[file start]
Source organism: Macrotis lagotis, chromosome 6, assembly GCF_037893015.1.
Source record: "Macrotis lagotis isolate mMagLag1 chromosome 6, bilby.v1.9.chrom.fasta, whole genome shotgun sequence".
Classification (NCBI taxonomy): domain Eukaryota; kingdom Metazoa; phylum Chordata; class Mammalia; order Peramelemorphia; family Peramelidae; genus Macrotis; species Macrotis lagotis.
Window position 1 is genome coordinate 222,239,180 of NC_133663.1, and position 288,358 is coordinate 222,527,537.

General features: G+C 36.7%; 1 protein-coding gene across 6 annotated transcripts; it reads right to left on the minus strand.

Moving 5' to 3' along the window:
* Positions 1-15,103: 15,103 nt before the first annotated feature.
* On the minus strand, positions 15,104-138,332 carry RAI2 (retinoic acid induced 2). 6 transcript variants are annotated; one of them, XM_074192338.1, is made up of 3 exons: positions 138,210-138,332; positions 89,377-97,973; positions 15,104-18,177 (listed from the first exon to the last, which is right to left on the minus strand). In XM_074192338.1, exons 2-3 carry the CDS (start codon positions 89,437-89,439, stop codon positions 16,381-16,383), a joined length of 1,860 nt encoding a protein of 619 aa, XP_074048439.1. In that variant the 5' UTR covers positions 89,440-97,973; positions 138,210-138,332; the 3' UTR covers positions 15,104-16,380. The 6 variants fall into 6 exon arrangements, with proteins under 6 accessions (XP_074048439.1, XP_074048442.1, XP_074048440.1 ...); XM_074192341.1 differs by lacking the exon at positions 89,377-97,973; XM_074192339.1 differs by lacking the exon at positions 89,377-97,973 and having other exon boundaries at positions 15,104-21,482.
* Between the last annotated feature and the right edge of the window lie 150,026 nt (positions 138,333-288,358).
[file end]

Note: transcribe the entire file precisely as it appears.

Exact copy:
Source organism: Macrotis lagotis, chromosome 6, assembly GCF_037893015.1.
Source record: "Macrotis lagotis isolate mMagLag1 chromosome 6, bilby.v1.9.chrom.fasta, whole genome shotgun sequence".
Classification (NCBI taxonomy): domain Eukaryota; kingdom Metazoa; phylum Chordata; class Mammalia; order Peramelemorphia; family Peramelidae; genus Macrotis; species Macrotis lagotis.
Window position 1 is genome coordinate 222,239,180 of NC_133663.1, and position 288,358 is coordinate 222,527,537.

General features: G+C 36.7%; 1 protein-coding gene across 6 annotated transcripts; it reads right to left on the minus strand.

Moving 5' to 3' along the window:
* Positions 1-15,103: 15,103 nt before the first annotated feature.
* On the minus strand, positions 15,104-138,332 carry RAI2 (retinoic acid induced 2). 6 transcript variants are annotated; one of them, XM_074192338.1, is made up of 3 exons: positions 138,210-138,332; positions 89,377-97,973; positions 15,104-18,177 (listed from the first exon to the last, which is right to left on the minus strand). In XM_074192338.1, exons 2-3 carry the CDS (start codon positions 89,437-89,439, stop codon positions 16,381-16,383), a joined length of 1,860 nt encoding a protein of 619 aa, XP_074048439.1. In that variant the 5' UTR covers positions 89,440-97,973; positions 138,210-138,332; the 3' UTR covers positions 15,104-16,380. The 6 variants fall into 6 exon arrangements, with proteins under 6 accessions (XP_074048439.1, XP_074048442.1, XP_074048440.1 ...); XM_074192341.1 differs by lacking the exon at positions 89,377-97,973; XM_074192339.1 differs by lacking the exon at positions 89,377-97,973 and having other exon boundaries at positions 15,104-21,482.
* Between the last annotated feature and the right edge of the window lie 150,026 nt (positions 138,333-288,358).